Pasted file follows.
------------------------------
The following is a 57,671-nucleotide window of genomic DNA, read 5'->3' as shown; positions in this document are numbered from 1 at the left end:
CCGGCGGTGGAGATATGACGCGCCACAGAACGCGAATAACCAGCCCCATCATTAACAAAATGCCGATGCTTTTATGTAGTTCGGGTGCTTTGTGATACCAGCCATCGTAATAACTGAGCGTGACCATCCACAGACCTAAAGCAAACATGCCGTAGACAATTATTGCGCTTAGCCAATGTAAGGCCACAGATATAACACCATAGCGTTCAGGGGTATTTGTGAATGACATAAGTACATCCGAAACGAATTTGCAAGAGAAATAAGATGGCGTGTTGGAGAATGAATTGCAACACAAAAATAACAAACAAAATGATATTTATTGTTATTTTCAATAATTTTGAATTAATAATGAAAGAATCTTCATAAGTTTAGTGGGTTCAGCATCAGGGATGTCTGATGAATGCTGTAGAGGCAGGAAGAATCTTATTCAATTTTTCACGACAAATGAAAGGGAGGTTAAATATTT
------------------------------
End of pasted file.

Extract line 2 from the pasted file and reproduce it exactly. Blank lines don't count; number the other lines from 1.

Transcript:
CCGGCGGTGGAGATATGACGCGCCACAGAACGCGAATAACCAGCCCCATCATTAACAAAATGCCGATGCTTTTATGTAGTTCGGGTGCTTTGTGATACCAGCCATCGTAATAACTGAGCGTGACCATCCACAGACCTAAAGCAAACATGCCGTAGACAATTATTGCGCTTAGCCAATGTAAGGCCACAGATATAACACCATAGCGTTCAGGGGTATTTGTGAATGACATAAGTACATCCGAAACGAATTTGCAAGAGAAATAAGATGGCGTGTTGGAGAATGAATTGCAACACAAAAATAACAAACAAAATGATATTTATTGTTATTTTCAATAATTTTGAATTAATAATGAAAGAATCTTCATAAGTTTAGTGGGTTCAGCATCAGGGATGTCTGATGAATGCTGTAGAGGCAGGAAGAATCTTATTCAATTTTTCACGACAAATGAAAGGGAGGTTAAATATTT